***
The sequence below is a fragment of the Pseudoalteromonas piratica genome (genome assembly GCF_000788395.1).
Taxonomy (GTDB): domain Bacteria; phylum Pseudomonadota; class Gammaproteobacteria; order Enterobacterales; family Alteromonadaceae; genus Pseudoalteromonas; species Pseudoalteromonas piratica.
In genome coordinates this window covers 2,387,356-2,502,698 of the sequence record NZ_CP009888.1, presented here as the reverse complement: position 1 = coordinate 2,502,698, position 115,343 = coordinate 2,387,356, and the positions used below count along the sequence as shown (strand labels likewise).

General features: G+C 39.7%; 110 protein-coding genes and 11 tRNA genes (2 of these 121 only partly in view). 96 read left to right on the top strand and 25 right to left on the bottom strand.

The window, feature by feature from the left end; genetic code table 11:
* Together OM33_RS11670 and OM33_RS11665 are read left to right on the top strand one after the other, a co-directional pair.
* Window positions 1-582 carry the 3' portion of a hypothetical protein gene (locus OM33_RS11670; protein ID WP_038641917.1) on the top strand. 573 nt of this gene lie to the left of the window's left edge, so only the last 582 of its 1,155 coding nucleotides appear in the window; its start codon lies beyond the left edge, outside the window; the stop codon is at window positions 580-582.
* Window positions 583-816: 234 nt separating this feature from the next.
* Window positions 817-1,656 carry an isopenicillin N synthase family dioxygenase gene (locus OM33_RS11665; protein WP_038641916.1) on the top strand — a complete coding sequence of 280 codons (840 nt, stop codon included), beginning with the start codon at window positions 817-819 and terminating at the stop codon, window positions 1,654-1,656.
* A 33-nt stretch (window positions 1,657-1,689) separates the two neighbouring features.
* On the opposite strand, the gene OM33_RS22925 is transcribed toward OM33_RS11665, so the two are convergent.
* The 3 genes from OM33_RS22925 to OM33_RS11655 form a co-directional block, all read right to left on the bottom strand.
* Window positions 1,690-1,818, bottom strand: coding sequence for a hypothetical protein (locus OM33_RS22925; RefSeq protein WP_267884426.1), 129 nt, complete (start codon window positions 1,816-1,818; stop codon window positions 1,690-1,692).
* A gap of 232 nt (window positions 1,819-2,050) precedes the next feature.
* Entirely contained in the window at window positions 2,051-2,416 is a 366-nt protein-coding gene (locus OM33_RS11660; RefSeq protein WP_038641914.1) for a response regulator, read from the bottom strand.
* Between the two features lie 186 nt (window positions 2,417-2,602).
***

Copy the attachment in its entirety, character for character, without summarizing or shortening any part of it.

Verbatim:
The sequence below is a fragment of the Pseudoalteromonas piratica genome (genome assembly GCF_000788395.1).
Taxonomy (GTDB): domain Bacteria; phylum Pseudomonadota; class Gammaproteobacteria; order Enterobacterales; family Alteromonadaceae; genus Pseudoalteromonas; species Pseudoalteromonas piratica.
In genome coordinates this window covers 2,387,356-2,502,698 of the sequence record NZ_CP009888.1, presented here as the reverse complement: position 1 = coordinate 2,502,698, position 115,343 = coordinate 2,387,356, and the positions used below count along the sequence as shown (strand labels likewise).

General features: G+C 39.7%; 110 protein-coding genes and 11 tRNA genes (2 of these 121 only partly in view). 96 read left to right on the top strand and 25 right to left on the bottom strand.

The window, feature by feature from the left end; genetic code table 11:
* Together OM33_RS11670 and OM33_RS11665 are read left to right on the top strand one after the other, a co-directional pair.
* Window positions 1-582 carry the 3' portion of a hypothetical protein gene (locus OM33_RS11670; protein ID WP_038641917.1) on the top strand. 573 nt of this gene lie to the left of the window's left edge, so only the last 582 of its 1,155 coding nucleotides appear in the window; its start codon lies beyond the left edge, outside the window; the stop codon is at window positions 580-582.
* Window positions 583-816: 234 nt separating this feature from the next.
* Window positions 817-1,656 carry an isopenicillin N synthase family dioxygenase gene (locus OM33_RS11665; protein WP_038641916.1) on the top strand — a complete coding sequence of 280 codons (840 nt, stop codon included), beginning with the start codon at window positions 817-819 and terminating at the stop codon, window positions 1,654-1,656.
* A 33-nt stretch (window positions 1,657-1,689) separates the two neighbouring features.
* On the opposite strand, the gene OM33_RS22925 is transcribed toward OM33_RS11665, so the two are convergent.
* The 3 genes from OM33_RS22925 to OM33_RS11655 form a co-directional block, all read right to left on the bottom strand.
* Window positions 1,690-1,818, bottom strand: coding sequence for a hypothetical protein (locus OM33_RS22925; RefSeq protein WP_267884426.1), 129 nt, complete (start codon window positions 1,816-1,818; stop codon window positions 1,690-1,692).
* A gap of 232 nt (window positions 1,819-2,050) precedes the next feature.
* Entirely contained in the window at window positions 2,051-2,416 is a 366-nt protein-coding gene (locus OM33_RS11660; RefSeq protein WP_038641914.1) for a response regulator, read from the bottom strand.
* Between the two features lie 186 nt (window positions 2,417-2,602).